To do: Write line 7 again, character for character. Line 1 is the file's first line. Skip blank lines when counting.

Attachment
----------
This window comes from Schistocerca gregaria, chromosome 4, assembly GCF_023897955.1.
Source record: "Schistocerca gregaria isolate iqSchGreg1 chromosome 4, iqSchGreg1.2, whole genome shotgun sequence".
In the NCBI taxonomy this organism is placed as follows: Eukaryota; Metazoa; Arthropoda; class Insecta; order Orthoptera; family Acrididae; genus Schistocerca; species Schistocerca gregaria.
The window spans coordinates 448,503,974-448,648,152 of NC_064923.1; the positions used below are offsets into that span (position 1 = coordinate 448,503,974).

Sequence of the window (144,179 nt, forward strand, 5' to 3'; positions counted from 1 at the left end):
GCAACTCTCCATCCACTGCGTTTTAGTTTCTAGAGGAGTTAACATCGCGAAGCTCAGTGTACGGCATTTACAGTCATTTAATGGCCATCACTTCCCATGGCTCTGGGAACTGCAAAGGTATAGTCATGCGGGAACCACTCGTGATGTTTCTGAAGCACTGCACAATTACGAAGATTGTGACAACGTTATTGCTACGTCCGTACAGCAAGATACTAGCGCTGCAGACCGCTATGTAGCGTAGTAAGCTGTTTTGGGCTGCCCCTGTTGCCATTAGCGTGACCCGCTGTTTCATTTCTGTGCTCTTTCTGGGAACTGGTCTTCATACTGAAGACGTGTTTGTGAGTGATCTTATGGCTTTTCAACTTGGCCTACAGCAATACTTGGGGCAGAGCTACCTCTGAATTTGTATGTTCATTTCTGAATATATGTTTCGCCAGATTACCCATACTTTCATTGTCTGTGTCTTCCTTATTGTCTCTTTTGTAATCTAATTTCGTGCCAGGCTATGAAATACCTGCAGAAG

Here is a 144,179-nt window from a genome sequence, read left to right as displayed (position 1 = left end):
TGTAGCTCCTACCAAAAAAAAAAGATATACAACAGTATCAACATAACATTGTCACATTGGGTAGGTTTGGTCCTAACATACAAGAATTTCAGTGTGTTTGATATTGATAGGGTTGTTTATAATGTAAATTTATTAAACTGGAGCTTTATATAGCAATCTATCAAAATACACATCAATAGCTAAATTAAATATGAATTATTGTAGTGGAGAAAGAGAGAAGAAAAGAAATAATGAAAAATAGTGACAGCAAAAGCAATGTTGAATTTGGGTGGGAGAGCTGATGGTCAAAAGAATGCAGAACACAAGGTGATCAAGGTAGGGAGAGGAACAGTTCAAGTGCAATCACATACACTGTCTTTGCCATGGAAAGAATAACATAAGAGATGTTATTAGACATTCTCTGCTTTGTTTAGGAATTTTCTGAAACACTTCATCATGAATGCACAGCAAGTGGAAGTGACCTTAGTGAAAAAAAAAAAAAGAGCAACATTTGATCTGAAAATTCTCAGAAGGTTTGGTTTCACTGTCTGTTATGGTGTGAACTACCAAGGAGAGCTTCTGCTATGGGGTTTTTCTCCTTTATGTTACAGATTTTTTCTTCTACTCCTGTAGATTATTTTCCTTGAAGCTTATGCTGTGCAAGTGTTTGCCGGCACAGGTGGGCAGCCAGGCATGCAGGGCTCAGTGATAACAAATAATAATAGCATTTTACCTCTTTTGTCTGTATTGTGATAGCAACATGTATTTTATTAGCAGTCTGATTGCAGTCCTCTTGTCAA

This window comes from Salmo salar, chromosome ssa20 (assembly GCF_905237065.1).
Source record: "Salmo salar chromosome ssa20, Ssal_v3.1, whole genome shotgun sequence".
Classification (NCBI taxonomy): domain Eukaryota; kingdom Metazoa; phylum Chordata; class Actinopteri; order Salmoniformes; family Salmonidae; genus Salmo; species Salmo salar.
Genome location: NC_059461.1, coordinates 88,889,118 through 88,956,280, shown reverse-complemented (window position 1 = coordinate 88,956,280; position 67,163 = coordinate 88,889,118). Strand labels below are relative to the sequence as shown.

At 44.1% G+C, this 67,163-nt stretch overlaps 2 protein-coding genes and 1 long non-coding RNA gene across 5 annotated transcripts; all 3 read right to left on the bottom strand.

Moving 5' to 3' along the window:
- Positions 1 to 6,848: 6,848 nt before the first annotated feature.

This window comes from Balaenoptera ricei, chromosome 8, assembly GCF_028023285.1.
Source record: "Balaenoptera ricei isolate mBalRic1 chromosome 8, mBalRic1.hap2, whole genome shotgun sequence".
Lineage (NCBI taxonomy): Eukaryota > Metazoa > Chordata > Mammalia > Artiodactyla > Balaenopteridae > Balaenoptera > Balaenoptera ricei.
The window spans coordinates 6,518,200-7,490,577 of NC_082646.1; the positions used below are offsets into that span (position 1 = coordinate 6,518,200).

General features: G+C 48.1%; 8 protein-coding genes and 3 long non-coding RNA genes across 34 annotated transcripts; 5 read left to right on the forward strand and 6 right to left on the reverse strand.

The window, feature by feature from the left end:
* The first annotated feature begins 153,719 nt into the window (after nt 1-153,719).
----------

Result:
Here is a 144,179-nt window from a genome sequence, read left to right as displayed (position 1 = left end):